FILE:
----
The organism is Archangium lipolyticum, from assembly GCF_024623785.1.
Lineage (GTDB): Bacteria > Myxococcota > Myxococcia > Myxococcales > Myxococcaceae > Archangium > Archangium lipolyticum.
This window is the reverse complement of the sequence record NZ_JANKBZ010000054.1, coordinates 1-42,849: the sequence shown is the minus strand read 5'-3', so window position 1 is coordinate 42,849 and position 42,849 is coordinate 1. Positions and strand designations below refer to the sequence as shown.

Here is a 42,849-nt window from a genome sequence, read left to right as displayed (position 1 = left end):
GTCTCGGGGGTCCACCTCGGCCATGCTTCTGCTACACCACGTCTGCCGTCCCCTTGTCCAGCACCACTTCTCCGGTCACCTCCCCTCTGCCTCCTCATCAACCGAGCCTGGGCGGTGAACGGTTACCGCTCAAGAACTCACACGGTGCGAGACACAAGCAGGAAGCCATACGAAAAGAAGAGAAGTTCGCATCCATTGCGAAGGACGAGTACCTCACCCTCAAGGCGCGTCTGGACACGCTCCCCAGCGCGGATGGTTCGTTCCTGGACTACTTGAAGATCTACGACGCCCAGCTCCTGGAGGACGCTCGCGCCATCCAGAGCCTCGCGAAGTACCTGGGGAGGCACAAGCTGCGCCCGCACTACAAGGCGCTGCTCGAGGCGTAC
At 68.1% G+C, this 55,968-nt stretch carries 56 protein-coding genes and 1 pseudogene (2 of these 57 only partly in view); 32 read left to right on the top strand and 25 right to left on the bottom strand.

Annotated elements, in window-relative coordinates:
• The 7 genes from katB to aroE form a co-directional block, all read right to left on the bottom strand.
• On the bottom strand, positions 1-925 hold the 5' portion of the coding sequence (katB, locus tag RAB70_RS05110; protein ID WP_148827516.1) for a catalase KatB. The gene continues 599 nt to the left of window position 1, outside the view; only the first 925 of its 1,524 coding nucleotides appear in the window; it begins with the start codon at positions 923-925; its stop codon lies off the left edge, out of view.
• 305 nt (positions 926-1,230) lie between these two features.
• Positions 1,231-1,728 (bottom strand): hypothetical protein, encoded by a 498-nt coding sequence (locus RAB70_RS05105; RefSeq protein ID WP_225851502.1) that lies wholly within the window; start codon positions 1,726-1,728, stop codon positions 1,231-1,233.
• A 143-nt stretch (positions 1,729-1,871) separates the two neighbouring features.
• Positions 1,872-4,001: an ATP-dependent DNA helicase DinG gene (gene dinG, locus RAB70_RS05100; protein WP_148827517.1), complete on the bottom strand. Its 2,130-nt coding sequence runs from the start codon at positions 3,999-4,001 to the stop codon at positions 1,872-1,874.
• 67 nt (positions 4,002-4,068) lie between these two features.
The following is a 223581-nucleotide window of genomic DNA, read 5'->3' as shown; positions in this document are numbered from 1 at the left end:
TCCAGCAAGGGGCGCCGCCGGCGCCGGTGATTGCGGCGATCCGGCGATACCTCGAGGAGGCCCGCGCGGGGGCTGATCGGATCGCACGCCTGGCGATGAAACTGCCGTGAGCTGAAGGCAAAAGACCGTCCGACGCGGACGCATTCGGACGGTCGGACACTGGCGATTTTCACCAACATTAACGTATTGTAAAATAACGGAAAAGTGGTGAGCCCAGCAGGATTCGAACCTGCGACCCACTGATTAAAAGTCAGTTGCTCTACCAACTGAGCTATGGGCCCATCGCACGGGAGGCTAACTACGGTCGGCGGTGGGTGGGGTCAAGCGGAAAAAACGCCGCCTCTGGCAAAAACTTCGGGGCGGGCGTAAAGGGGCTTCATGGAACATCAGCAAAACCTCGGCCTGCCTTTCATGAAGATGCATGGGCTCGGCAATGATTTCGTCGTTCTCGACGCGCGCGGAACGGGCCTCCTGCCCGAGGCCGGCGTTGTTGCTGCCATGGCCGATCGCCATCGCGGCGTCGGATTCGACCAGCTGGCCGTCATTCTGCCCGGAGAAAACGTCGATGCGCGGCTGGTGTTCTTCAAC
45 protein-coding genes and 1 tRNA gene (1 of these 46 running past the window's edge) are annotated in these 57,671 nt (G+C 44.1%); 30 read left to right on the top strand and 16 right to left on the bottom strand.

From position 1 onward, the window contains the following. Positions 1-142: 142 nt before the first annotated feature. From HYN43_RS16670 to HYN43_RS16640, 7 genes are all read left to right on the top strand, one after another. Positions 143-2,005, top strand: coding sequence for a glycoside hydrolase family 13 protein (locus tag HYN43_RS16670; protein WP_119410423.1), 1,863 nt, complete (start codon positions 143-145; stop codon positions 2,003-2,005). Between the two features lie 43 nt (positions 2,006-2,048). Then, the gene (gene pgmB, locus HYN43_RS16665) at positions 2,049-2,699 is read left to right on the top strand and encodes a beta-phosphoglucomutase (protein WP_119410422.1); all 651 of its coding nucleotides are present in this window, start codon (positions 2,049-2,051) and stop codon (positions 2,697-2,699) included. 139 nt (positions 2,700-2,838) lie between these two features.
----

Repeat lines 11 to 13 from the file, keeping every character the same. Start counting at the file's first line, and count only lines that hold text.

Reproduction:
• Positions 1,231-1,728 (bottom strand): hypothetical protein, encoded by a 498-nt coding sequence (locus RAB70_RS05105; RefSeq protein ID WP_225851502.1) that lies wholly within the window; start codon positions 1,726-1,728, stop codon positions 1,231-1,233.
• A 143-nt stretch (positions 1,729-1,871) separates the two neighbouring features.
• Positions 1,872-4,001: an ATP-dependent DNA helicase DinG gene (gene dinG, locus RAB70_RS05100; protein WP_148827517.1), complete on the bottom strand. Its 2,130-nt coding sequence runs from the start codon at positions 3,999-4,001 to the stop codon at positions 1,872-1,874.